Appearing in the Morehead News, ‘Along the Rails’ is a series of articles written by the Morehead Railroad Museum to inform readers on the many topics related to the Railroad system.
Today we often refer to trucks as “eighteen-wheelers,” a quick means of identifying certain long-distance haulers. So it was with steam engines at the turn of the 20th century. In 1900, Frederick Methvan Whyte, of Dutch descent, who worked for the New York Central Railroad, devised a notation for steam engines to quickly denote their type and general usage. The Whyte system counted the total number of small wheels forward of the main drive wheels (leaders), the number of main drive wheels (drivers) and the number of small wheels behind […]Read More
The Engineer controlled the engine and drove the train in addition to seeing that wheels and other lubrication points were kept oiled. In photos, the man in the puffy striped hat carrying a large oil can is the engineer. The Fireman was responsible for coal and water. He was the stoker who shoveled coal into the boiler and kept the supply of coal available from the tender. He was also responsible for taking on water which steam engines used in large quantities. Thus, trains had to stop every few miles […]Read More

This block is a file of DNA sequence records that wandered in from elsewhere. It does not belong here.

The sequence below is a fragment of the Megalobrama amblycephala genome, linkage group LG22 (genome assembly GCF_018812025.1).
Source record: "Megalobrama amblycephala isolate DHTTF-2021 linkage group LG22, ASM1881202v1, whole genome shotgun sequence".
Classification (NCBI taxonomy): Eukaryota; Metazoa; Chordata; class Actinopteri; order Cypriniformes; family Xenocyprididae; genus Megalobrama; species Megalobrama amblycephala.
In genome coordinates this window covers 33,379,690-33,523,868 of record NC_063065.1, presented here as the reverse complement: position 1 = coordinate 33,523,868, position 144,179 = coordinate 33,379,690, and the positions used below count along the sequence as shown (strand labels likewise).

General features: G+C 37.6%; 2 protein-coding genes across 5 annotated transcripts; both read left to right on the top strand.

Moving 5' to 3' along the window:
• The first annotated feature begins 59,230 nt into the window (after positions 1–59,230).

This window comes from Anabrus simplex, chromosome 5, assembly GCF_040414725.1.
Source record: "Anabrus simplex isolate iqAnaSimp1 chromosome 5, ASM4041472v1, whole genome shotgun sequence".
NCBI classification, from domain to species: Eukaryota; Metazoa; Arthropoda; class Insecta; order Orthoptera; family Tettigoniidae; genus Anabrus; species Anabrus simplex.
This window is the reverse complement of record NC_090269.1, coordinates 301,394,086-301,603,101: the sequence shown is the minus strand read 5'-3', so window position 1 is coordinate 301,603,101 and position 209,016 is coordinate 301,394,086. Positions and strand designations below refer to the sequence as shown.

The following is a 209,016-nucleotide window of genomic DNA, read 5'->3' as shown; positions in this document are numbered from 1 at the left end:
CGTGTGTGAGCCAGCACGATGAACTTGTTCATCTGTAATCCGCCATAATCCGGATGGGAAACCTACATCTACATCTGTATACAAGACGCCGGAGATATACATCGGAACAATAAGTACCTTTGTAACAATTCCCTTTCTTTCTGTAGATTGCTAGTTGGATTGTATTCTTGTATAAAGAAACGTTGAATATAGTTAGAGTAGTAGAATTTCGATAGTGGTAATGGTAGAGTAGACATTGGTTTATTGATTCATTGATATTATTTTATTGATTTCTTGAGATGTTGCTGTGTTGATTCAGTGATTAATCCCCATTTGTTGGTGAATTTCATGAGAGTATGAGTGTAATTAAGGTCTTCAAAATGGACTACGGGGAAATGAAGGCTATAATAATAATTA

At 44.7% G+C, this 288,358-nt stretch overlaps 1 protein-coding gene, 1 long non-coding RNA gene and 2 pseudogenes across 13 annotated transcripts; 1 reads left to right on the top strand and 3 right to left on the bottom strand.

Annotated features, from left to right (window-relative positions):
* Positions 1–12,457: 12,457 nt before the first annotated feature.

Torpedo is a small charge which can be strapped onto a rail to alert the engineer of trouble ahead. The largest is about the size of a man’s wallet the smallest not much larger than a fifty-cent coin In the days before two-way radio communion, there was no way to alert the engineer of a train that trouble lay on the tracks ahead. Flares might be used at night but were useless in the day. In 1841 Edward Alfred Cowper invented the small explosive device. Strapped to the rail by […]Read More
Morehead & Northfork #1 The very first locomotive purchased by the Morehead and North Fork Railroad was an 0-4-2 Fortney type saddletank locomotive built by the H.K.Porter Company of Lima, Ohio. The 0-4-2 refers to the wheel arrangement (no leaders, four drivers, two trailers). Saddletank locomotives had water tanks located on either side of the main boiler which could be filled with water to add weight and give more traction when pulling heavy loads. The H.K. Porter Company was one of the leading locomotive builders at the turn of the […]Read More
The U.S. Standard railroad gauge also called Stephenson gauge after George Stephenson (distance from the inside of one rail to the inside of the other rail) is 4 feet, 8.5 inches. That’s an exceedingly odd number. Why is that gauge used? Because that’s the way they built them in England and English expatriates designed the U.S. Railroads. The English build them like that Because the first rail lines were built by the same people who built the per-railroad tramways, and that’s the gauge they used. And why did they use that gauge? […]Read More
Although primarily timber and coal hauling railroad, The Morehead & North Fork also provided passenger service. Early in the 20th century there simply were no established roads and no automobiles in Rowan County. A few horse-drawn wagon trails and some cow paths were the main avenues of travel. Often creeks were not only forded but many times the wagon or horse would actually travel in the creek for long distances before finding the path again. A little rain meant you stayed home. Then The Morehead & North Fork Railroad arrives and now […]Read More